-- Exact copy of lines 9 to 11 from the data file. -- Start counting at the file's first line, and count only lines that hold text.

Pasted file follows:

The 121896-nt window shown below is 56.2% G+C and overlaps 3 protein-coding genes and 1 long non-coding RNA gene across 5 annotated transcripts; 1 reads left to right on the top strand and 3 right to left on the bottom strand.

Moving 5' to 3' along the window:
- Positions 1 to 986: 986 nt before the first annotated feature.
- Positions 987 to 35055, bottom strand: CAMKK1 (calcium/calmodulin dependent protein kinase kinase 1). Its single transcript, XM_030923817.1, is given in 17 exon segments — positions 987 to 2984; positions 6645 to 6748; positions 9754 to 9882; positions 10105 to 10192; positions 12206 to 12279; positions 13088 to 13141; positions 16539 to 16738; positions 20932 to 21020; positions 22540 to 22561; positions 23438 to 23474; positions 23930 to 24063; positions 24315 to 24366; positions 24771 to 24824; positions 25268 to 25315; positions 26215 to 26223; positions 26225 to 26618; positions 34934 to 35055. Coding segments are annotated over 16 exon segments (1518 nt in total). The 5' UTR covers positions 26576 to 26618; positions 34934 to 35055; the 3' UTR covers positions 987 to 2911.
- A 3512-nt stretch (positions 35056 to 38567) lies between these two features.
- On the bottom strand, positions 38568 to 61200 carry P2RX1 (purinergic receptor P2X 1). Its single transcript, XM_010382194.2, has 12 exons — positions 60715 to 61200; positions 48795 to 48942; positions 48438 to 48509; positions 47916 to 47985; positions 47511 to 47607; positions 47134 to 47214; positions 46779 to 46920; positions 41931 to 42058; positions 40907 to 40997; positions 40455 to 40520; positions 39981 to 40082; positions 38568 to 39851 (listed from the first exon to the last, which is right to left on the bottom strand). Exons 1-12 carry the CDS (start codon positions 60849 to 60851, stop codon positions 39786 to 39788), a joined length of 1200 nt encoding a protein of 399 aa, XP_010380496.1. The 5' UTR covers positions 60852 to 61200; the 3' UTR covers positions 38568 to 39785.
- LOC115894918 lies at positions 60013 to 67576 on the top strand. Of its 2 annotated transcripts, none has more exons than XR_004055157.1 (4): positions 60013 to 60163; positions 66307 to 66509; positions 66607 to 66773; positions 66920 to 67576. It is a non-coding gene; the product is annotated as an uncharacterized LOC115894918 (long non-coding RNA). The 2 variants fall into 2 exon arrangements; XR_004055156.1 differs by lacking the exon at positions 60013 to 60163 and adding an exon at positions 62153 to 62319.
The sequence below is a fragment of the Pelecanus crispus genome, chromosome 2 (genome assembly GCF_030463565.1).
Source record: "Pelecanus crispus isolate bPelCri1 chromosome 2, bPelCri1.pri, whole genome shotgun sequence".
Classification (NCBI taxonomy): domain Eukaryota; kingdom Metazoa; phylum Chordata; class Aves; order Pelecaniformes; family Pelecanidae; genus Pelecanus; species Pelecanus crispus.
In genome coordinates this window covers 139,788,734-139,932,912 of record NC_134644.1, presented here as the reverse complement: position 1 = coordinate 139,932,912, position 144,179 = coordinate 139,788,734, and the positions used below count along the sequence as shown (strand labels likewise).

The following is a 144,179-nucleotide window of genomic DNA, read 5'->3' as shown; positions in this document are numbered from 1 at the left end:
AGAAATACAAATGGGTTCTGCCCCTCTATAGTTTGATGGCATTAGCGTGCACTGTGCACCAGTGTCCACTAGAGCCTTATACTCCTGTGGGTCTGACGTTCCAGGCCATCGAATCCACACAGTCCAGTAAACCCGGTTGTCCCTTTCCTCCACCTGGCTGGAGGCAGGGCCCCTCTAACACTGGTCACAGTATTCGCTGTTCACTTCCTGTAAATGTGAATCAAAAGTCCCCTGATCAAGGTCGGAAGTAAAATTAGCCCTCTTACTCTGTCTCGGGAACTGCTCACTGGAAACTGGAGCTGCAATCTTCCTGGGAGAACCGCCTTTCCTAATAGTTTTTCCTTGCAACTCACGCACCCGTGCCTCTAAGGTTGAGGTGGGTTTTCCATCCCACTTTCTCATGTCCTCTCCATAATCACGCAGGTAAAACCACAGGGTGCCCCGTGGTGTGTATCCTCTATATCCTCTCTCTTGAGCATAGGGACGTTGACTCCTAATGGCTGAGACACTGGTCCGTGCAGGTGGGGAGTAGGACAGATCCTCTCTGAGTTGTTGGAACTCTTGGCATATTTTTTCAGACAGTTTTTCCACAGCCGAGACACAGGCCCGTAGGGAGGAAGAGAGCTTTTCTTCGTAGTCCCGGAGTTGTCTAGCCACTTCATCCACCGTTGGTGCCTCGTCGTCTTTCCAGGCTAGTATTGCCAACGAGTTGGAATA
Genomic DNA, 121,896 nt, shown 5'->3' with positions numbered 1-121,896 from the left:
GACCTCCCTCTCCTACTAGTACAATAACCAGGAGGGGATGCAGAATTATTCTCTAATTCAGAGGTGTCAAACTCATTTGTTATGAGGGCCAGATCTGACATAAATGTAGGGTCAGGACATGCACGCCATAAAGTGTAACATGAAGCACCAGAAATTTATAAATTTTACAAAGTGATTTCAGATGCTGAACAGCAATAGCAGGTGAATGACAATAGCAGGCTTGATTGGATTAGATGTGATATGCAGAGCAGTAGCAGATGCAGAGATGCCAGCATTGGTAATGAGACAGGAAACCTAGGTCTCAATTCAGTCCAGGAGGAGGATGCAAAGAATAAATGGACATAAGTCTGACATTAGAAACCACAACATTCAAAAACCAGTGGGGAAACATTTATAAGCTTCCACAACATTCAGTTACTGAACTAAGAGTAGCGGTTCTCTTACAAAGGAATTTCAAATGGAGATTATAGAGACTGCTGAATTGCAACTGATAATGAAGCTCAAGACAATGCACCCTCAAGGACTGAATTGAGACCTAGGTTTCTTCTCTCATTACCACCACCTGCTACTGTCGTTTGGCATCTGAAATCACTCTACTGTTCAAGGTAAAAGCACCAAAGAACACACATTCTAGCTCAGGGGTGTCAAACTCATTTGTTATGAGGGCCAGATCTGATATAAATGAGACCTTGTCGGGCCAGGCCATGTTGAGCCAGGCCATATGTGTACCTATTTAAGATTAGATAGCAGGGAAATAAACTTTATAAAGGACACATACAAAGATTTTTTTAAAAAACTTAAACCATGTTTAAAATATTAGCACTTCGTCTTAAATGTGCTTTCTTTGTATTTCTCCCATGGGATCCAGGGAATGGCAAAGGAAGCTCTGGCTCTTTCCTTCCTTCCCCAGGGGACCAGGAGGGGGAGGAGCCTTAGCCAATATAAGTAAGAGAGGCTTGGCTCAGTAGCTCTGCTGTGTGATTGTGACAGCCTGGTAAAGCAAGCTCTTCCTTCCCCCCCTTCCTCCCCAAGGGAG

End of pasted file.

Source record: "Pelecanus crispus isolate bPelCri1 chromosome 2, bPelCri1.pri, whole genome shotgun sequence".
Classification (NCBI taxonomy): domain Eukaryota; kingdom Metazoa; phylum Chordata; class Aves; order Pelecaniformes; family Pelecanidae; genus Pelecanus; species Pelecanus crispus.
In genome coordinates this window covers 139,788,734-139,932,912 of record NC_134644.1, presented here as the reverse complement: position 1 = coordinate 139,932,912, position 144,179 = coordinate 139,788,734, and the positions used below count along the sequence as shown (strand labels likewise).